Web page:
A shortage of water can increase violence against women (SDG5), as it is often women who are responsible for replenishing water supplies in water-scarce areas. If they have to walk further to find water, beyond the villages and roads known to them, they are significantly more at risk of (sexual) violence. Yet women are rarely represented in water policy.
Collaboration is the key word
Plenty of reasons to brainstorm together on how to tackle the water problem more effectively. On 25 to 26 April 2023, a conference on water took place in Brussels. Our Directorate General for Development Co-operation (FPS Foreign Affairs) and the Belgian Development Agency (Enabel) joined forces for this purpose. VITO – the Flemish research centre that aims to accelerate the transition to a sustainable world – also took part. The conference immediately offered a concrete response to the UN Water Conference's call for urgent action on water.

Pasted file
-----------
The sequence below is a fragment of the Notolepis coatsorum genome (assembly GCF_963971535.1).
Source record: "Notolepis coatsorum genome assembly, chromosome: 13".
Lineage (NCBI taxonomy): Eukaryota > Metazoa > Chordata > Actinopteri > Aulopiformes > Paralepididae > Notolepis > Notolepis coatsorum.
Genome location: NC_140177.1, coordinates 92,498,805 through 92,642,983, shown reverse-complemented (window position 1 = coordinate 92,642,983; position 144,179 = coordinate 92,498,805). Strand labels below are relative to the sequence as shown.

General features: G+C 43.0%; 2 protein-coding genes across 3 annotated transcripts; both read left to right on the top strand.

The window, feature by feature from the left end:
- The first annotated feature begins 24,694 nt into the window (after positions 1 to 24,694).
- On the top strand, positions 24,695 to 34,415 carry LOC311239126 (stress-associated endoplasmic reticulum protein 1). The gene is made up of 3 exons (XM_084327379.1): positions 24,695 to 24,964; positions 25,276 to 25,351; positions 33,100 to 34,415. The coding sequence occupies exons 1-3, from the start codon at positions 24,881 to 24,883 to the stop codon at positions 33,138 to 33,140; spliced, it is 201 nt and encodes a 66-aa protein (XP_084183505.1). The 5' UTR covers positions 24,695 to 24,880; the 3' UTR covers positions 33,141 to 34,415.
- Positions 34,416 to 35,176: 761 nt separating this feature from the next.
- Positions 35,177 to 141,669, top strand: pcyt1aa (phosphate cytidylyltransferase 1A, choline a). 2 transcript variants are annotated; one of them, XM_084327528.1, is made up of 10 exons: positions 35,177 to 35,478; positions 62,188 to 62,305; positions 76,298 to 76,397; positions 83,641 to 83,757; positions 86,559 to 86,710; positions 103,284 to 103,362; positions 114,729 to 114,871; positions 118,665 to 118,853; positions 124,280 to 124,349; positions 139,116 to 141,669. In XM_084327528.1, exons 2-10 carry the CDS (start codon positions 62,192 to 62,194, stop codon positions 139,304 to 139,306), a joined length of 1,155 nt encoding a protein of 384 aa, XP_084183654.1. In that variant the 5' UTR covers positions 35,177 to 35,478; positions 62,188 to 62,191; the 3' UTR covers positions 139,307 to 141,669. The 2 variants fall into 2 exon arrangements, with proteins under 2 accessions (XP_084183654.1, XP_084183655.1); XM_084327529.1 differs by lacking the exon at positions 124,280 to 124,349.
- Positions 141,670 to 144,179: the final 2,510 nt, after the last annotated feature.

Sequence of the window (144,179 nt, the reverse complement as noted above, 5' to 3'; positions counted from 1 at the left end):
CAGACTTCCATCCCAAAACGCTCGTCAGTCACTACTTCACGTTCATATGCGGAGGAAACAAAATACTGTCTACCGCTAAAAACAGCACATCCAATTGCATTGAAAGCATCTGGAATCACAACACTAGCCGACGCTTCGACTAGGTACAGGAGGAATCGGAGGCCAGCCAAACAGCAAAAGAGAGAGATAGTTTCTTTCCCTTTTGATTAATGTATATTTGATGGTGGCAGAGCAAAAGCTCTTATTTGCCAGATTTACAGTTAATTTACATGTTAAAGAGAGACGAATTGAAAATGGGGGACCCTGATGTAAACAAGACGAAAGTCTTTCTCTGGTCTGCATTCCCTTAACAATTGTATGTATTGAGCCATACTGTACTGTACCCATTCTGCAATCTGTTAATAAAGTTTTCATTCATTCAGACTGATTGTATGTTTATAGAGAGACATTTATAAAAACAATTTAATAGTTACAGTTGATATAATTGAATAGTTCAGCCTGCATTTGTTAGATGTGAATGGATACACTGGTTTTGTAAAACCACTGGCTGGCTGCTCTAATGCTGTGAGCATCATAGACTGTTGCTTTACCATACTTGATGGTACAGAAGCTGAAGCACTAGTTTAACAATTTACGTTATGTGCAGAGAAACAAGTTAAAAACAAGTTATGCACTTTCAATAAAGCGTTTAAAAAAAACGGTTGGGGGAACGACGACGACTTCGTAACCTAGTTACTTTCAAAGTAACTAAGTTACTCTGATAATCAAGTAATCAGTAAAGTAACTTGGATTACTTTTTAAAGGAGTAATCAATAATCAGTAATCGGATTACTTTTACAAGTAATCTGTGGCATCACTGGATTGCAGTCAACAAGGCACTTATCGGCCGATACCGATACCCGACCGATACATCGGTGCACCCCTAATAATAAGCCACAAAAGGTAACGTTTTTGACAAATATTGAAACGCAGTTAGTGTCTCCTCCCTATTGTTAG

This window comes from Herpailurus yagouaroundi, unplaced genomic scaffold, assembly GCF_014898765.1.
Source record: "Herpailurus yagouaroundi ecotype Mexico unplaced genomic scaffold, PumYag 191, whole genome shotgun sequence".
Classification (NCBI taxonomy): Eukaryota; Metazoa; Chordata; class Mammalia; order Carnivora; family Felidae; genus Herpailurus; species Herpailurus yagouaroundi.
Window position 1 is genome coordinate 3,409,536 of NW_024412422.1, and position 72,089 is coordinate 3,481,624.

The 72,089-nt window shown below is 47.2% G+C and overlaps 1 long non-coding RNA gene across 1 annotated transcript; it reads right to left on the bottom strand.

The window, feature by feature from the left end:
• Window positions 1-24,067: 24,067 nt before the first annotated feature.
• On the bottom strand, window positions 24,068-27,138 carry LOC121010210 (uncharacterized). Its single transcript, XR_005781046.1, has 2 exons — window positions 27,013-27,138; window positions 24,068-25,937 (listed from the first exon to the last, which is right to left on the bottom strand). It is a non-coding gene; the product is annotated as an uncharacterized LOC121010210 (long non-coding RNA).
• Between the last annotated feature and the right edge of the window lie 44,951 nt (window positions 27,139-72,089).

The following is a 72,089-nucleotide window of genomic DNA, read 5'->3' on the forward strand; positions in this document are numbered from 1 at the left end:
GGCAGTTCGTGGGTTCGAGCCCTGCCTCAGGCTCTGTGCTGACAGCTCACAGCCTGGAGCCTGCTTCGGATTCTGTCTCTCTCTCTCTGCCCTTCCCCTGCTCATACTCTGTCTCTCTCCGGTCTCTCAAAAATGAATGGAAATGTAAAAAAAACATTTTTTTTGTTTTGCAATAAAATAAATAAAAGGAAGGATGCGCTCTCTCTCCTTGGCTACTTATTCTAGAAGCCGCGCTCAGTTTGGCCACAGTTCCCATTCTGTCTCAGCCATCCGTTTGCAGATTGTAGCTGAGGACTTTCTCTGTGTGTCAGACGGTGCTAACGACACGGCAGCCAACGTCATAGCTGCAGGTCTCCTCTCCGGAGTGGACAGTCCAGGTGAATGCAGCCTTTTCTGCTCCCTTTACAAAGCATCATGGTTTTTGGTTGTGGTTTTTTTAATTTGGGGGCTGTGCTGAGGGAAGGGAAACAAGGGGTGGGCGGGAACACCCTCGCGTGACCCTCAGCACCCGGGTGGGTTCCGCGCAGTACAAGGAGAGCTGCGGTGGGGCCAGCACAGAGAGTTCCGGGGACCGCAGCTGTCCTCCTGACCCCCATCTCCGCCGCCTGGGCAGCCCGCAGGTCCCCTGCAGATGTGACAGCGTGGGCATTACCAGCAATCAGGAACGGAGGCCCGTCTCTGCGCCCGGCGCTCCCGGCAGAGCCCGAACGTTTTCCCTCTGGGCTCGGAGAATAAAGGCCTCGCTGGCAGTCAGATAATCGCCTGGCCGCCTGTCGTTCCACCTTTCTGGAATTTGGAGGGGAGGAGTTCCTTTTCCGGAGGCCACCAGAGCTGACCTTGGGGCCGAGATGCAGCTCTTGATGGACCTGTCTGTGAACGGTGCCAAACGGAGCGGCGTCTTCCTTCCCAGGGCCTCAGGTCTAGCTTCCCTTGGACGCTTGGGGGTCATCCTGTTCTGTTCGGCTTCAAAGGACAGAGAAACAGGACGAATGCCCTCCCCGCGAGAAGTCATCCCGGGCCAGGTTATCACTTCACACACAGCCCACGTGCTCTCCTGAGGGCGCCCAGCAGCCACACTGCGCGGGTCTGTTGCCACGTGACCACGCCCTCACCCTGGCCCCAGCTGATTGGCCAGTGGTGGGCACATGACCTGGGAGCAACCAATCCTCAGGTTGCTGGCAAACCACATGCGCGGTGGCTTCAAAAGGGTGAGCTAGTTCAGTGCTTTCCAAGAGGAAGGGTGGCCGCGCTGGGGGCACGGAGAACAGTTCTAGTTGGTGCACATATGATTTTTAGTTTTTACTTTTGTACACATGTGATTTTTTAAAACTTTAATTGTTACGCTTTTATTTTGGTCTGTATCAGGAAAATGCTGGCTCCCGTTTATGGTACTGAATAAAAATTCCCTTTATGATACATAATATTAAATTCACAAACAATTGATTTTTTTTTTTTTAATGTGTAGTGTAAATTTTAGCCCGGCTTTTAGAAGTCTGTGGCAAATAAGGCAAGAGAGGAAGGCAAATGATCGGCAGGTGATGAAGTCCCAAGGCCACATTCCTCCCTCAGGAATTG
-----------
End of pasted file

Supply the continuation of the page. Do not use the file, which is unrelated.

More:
At the water conference, the theme of ‘collaboration’ (partnerships, SDG17) clearly emerged as a key word, precisely because water is a theme that pops up everywhere. We therefore cannot treat the domains of water, energy, food and nature (ecosystems) separately, as all four of them are closely related. The key is to minimise the impact of water consumption in all these areas. One of those domains cannot therefore be favoured at the expense of the other. We need to break down the walls between the various ‘silos’.
Collaboration also means bringing together all possible stakeholders: public and private sector, scientists, end users, etc. We urgently need to pool all our knowledge. After all, a great deal of knowledge and expertise is already available, but what is missing is a unifying overview.
Not only are there numerous innovative solutions, but old, traditional knowledge is also available that can still prove a significant source of inspiration. That is why it is essential that indigenous peoples and the local population are closely involved. We are also increasingly experiencing that nature-based solutions can be very effective and inexpensive. Consider, for example, protecting wetlands.
A solar panel tree
During the conference, numerous specific examples were presented, not only by NGOs but equally by companies. For example, John Cockerill is using solar energy to power water pumps, including in Kenya. In West Africa, the company ferments sludge into biogas.